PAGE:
People can pound the table and say “Union now? union tomorrow ? union forever?” as much as they like ? it won’t alter the fact that the United States Government is not a permanent institution. It has become an organization that is destroying vast quantities of wealth with no comprehension that is should limit its activities. Inevitably it will fail to deliver that which it has promised and take too much from the people it is disappointing. At that point people will turn against it, and the cry of rebellion will be in the air. I pray then that the rebellion will be the peaceful partitioning as occurred when Czechoslovakia broke apart, rather than the destruction of the War Between the States. An amicable divorce is far preferable to one where the man burns the house down and crashes the car rather than allowing his wife to get it.

  9. Well, now that the public’s perception of government is approaching mine, I guess I could call myself an optimist.

    1. A member of the Avant Garde!

    2. No! The silent majority. 😉

  10. Not sure how the top 4 aren’t all the result of government?

  11. Let’s see: Government has fucked up the economy, government has increased unemployment, and government has fucked up the healthcare market. So government is the country’s 4 biggest problems.

  12. I loathe the visceral shit laden storm of American bureaucracies like any good libertarian. And I do propose that libertarian political philosophy is the best way to manage, plan, and cajole without tyranny and violent imposition.

    Way better than the Gilmore-loving Christians and Palin-butt-plugging Almost Marxists. However, Libertarians are so fucking fiercely independent that a very large country could fragment and be open to either regression to the original mean (which requires control backed with violence) or the awkward splintering into political disassociation (shunning and state rage quits).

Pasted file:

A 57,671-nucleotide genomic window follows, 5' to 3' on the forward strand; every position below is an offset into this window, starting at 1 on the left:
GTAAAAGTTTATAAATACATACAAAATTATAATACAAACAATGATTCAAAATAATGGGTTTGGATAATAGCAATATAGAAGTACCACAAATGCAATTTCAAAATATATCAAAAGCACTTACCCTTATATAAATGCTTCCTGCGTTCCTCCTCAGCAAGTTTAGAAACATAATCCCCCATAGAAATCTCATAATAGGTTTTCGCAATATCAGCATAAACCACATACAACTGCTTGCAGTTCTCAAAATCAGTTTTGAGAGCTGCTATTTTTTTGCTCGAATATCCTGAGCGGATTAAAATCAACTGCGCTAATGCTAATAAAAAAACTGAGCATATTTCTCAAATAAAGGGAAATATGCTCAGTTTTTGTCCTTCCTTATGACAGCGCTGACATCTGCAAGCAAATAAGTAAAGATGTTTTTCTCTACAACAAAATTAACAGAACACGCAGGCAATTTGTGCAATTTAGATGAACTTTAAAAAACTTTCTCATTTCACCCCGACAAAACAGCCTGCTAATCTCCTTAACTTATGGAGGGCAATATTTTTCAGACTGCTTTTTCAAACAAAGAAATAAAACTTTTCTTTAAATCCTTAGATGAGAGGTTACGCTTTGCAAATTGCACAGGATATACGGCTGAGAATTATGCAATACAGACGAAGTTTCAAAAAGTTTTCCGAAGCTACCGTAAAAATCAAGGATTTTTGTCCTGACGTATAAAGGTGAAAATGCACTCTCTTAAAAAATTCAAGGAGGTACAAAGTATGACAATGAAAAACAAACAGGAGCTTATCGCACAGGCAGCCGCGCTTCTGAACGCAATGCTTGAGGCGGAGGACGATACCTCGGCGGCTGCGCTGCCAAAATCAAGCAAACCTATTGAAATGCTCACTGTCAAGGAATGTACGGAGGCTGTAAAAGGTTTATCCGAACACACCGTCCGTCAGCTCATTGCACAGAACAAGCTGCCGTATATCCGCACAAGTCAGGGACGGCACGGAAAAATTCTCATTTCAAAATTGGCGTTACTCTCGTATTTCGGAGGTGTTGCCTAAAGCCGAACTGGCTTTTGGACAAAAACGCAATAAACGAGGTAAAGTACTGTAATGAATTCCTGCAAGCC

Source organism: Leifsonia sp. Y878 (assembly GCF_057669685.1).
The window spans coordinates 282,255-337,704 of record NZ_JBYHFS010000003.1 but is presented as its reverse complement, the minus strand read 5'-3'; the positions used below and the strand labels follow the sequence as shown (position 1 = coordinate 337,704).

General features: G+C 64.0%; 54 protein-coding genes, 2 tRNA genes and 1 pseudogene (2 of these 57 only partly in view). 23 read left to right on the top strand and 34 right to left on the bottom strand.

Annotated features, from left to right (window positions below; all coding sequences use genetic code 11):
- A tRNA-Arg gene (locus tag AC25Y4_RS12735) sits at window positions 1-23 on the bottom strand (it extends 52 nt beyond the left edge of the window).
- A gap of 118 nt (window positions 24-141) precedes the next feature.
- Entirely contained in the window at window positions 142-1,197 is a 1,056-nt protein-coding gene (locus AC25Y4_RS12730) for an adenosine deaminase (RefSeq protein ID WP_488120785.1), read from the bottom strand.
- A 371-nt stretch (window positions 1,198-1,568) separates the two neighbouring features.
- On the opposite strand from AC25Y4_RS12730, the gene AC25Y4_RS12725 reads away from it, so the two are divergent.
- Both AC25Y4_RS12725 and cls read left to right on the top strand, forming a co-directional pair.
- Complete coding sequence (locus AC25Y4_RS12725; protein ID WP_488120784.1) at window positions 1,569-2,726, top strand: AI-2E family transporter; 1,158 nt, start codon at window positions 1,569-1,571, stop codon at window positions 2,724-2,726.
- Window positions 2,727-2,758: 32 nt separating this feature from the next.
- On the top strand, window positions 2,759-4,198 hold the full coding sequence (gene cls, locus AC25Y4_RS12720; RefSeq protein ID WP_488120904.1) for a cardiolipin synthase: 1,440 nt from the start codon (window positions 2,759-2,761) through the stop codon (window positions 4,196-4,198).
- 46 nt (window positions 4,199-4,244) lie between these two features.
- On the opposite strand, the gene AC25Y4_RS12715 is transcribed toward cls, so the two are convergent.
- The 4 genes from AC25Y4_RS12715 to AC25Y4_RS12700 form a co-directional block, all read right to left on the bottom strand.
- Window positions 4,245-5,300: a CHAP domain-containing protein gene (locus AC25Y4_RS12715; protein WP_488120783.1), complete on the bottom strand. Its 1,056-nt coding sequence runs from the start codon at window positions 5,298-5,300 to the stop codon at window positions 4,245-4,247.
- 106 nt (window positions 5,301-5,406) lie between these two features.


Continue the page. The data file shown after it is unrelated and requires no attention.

Ideas…

    1. Panarchism
      allow people to choose to freely associate with whichever voluntary system works best for them, if i dont like your policies, ill move to the next state over and join their economy.
      the problem in america is there isnt enough diversity between states to offer a meaningful change in level of freedom unless you live in a statist hell hole like CA or NY for some fucking reason. (i live in NY, dunno why i ever moved back to it)

      1. (i live in NY, dunno why i ever moved back to it)

        Because economics makes cowards out of all of us.

        I continue to live in CA. I can relate!

  13. Problem is that most Americans don’t agree on in what ways exactly government is the problem.

    1. the fact that it relies on the most benevolent of us to be in charge and only attracts the most vile

  14. Lets hittem up JD I mean like wow.

    http://www.Way-Anon.tk

    1. Don’t be gettin all playa up in here now, 32.

  15. Up to I saw the paycheck which had said $7546 , I did not believe that…my… best friend was like realie bringing home money parttime from their laptop. . there sisters neighbour haz done this less than 14 months and recently repayed the morgage on their condo and got Alfa Romeo .
    Learn More Here ~~~~~~ http://www.jobsfish.com

  16. Americans are so concerned about the growth of government only 90% of incumbents are reelected. LOL

    1. Is it actually that low?

  17. I’m not sure this is as good as it seems. It doesn’t say why people think government is the problem.

    As one comment already pointed out, the re-election rate for incumbents still remains very high. Add to that the most common complaint I hear about government is “…they can’t get anything done”, along with general complaints about gridlock, it could be a lot of people that feel government is the problem feel that way for exact opposite reasons than many of us do.

  18. If we wanted stuff “done” we’d elect a dictator…….oh, wait.

    1. Correction: Benevolent dictator.

      There has to be one out there somewhere.

  19. Just about every week this government does soemthing that makes me detest them even more. It could be some absurd regulation or legislation or a nonsensical court decision that put the judge in prison for life.

    1. You think that’s bad? You ought to try working in government as I do. In California no less!

      Even mentioning anything resembling increasing efficiency or controlling costs – I spent 20 years in the private sector before entering government – meets with such disdain that one wonders if they can retain their job.

      I spend more time staring out the window wondering if things can get any worse, than I do actually being productive at my desk.